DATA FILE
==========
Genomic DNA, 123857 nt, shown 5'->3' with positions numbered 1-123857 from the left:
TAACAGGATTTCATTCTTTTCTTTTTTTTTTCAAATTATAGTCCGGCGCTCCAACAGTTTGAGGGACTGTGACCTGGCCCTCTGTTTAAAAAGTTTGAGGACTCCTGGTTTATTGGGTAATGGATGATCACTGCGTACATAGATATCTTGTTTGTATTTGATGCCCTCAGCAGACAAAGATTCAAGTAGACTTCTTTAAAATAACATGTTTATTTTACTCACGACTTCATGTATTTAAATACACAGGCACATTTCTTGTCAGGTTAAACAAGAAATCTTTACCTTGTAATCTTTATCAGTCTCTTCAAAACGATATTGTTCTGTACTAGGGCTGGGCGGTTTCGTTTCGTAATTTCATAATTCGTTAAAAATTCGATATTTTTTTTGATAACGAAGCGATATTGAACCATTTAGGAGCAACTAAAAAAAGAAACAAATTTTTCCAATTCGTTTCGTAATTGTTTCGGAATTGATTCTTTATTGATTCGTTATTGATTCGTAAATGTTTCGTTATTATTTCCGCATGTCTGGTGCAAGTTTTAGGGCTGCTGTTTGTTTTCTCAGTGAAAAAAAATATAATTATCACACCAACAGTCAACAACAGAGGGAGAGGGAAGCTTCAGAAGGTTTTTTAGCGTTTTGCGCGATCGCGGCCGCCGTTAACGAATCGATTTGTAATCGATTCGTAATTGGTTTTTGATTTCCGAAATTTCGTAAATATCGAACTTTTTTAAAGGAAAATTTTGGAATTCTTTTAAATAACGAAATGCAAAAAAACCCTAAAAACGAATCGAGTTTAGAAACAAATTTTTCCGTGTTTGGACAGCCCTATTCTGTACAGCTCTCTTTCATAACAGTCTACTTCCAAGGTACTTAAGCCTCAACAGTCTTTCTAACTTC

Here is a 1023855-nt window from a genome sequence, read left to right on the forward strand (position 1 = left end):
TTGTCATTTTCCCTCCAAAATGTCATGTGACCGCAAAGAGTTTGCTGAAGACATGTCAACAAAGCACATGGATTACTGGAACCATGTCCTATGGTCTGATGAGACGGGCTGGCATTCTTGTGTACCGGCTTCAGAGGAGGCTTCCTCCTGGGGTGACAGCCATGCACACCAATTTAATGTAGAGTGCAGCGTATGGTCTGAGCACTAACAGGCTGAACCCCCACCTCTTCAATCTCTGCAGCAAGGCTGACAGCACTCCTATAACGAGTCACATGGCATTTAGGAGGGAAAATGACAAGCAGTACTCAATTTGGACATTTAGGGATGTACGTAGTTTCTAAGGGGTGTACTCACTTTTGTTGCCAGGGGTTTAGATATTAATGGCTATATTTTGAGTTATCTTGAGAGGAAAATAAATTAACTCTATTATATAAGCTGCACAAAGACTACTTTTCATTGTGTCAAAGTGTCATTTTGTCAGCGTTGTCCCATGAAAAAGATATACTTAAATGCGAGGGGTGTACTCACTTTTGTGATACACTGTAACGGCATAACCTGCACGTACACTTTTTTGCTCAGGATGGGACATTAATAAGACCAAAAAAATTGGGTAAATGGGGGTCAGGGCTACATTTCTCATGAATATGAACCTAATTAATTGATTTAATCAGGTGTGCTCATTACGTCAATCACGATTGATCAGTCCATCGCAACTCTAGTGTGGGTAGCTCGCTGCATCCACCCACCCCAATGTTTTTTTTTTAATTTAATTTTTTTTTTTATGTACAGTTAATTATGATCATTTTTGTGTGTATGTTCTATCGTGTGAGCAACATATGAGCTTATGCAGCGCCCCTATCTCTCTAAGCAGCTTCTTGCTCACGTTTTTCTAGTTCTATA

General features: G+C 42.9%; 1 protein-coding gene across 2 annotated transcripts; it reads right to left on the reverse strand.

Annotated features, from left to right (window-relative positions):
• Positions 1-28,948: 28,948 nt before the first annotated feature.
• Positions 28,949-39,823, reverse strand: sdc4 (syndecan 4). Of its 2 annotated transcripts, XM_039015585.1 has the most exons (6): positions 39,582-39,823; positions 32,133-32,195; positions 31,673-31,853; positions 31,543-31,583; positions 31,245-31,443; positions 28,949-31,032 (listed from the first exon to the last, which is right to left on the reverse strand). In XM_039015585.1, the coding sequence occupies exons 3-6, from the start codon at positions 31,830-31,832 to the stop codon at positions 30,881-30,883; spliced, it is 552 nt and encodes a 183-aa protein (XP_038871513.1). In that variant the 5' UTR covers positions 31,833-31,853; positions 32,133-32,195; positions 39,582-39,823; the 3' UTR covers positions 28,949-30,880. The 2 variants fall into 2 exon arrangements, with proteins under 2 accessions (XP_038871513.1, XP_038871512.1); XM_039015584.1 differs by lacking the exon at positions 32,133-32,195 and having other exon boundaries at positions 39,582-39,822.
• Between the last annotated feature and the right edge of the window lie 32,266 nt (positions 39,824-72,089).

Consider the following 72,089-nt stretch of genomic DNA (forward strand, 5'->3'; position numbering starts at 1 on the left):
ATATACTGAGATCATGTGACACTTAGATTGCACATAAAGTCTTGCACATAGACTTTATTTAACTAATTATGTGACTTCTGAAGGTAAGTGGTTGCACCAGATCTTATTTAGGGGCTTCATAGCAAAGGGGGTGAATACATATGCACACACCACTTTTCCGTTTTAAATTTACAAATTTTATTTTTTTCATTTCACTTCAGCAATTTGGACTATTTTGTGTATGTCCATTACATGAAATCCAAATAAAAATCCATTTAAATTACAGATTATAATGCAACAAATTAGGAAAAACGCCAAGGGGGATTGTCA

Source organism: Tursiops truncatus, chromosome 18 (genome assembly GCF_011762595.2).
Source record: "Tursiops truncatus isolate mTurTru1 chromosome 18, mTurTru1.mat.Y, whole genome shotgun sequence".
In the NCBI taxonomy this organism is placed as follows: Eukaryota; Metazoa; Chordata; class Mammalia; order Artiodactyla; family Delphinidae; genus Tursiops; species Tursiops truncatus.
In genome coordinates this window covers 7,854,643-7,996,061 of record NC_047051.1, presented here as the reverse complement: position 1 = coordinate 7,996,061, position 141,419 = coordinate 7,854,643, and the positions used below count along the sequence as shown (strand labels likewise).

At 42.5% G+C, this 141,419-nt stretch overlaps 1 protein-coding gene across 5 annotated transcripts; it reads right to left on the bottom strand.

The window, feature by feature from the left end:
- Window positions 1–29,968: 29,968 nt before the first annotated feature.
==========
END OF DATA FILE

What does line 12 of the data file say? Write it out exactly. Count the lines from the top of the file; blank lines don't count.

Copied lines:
Source organism: Tursiops truncatus, chromosome 18 (genome assembly GCF_011762595.2).